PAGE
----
The past five years or so have seen cannabinoids, led by THC and CBD, become immensely popular. While THC is responsible for marijuana’s intoxicating effects, CBD (cannabidiol) has shown a diverse range of possible medicinal properties. Most of the research is still in the preliminary stages; however, cannabidiol has been found to be effective against various symptoms ranging from anxiety and insomnia to chronic pain and epilepsy.
As CBD products became more accessible, some users noticed that full-spectrum CBD products that contain other minor cannabinoids, other than except for THC, and terpenes seemed to be more effective than CBD isolate products. In the wake of these claims, experts came up with a theory called the “entourage effect,” which states that the sum of all the chemical compounds in cannabis is better than a single cannabinoid taken on its own.
A new study by University of Sweden pharmacologists has uncovered clues on how this phenomenon, which they call the “pharmacokinetic entourage mechanism,” works, especially in regards to low-dose CBD products. According to the lead author of the study Dr. Lyndsey Anderson, cannabidiolic acid (“CBDA”) may have a greater role in the effects of low-dose CBD products.
CBDA has been found to reduce anxiety and seizures in preclinical trials, and it may very well be responsible for creating these effects when low-dose CBD products are consumed. CBDA, which is the precursor of CBD, turns into cannabidiol after the decarboxylation process. The study found that when users consume a full-spectrum CBD product, cannabinoids interact and produce cannabidiolic acid in much higher concentrations.
Compared to when CBDA was administered on its own, the full-spectrum CBD product delivered 14 times more CBDA in the bloodstream in animal trials using mice, says associate professor Jonathan Arnold with the Lambert Initiative for Cannabinoid Therapeutics. By interacting at specific transport proteins in the gut, Arnold says the range of cannabinoids in full-spectrum hemp extracts helped increase the rate of absorption of CBDA into the bloodstream. There has been little scientific proof to support the entourage effect since the theory first gained prominence, but this study has provided evidence showing that cannabinoids can interact and alter, among other things, their levels in the bloodstream, which will, in turn, affect how a CBD product will affect the user.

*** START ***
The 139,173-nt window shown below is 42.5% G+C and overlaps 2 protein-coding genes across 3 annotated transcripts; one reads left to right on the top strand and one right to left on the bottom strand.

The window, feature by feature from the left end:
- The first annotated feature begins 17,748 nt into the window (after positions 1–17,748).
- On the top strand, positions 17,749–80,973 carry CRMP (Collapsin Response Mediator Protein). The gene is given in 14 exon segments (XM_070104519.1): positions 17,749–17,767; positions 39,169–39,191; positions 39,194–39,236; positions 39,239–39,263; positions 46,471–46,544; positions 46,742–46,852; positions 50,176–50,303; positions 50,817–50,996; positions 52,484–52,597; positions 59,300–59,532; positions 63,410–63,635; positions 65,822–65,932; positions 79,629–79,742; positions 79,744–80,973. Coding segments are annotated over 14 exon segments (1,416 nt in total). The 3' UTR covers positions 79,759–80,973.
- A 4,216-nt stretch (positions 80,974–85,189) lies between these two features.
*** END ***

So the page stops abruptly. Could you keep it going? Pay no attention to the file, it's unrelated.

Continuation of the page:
In this case, cannabinoids increase the levels as well as the rate of absorption of CBDA, which is known to reduce anxiety and seizures. Consequently, full-spectrum, low-dose CBD products appear to have the same anti-anxiety and anticonvulsant effects as cannabidiolic acid. The researchers, who published their study in Scientific Reports, will continue studying the entourage effect and learn how they can leverage its pharmaceutical potential.
If these findings are anything to go by, cannabis industry players such as Hero Technologies Inc. (OTC: HENC) are offering cannabis users a great service by manufacturing high-quality CBD and other cannabis products whose ingredients remain intact.
NOTE TO INVESTORS: The latest news and updates relating to Hero Technologies Inc. (OTC: HENC) are available in the company’s newsroom at https://cnw.fm/HENC
CNW420 spotlights the latest developments in the rapidly evolving cannabis industry through the release of two informative articles each business day. Our concise, informative content serves as a gateway for investors interested in the legalized cannabis sector and provides updates on how regulatory developments may impact financial markets. Articles are released each business day at 4:20 a.m. and 4:20 p.m. Eastern – our tribute to the time synonymous with cannabis culture. If marijuana and the burgeoning industry surrounding it are on your radar, CNW420 is for you! Check back daily to stay up-to-date on the latest milestones in the fast -changing world of cannabis.
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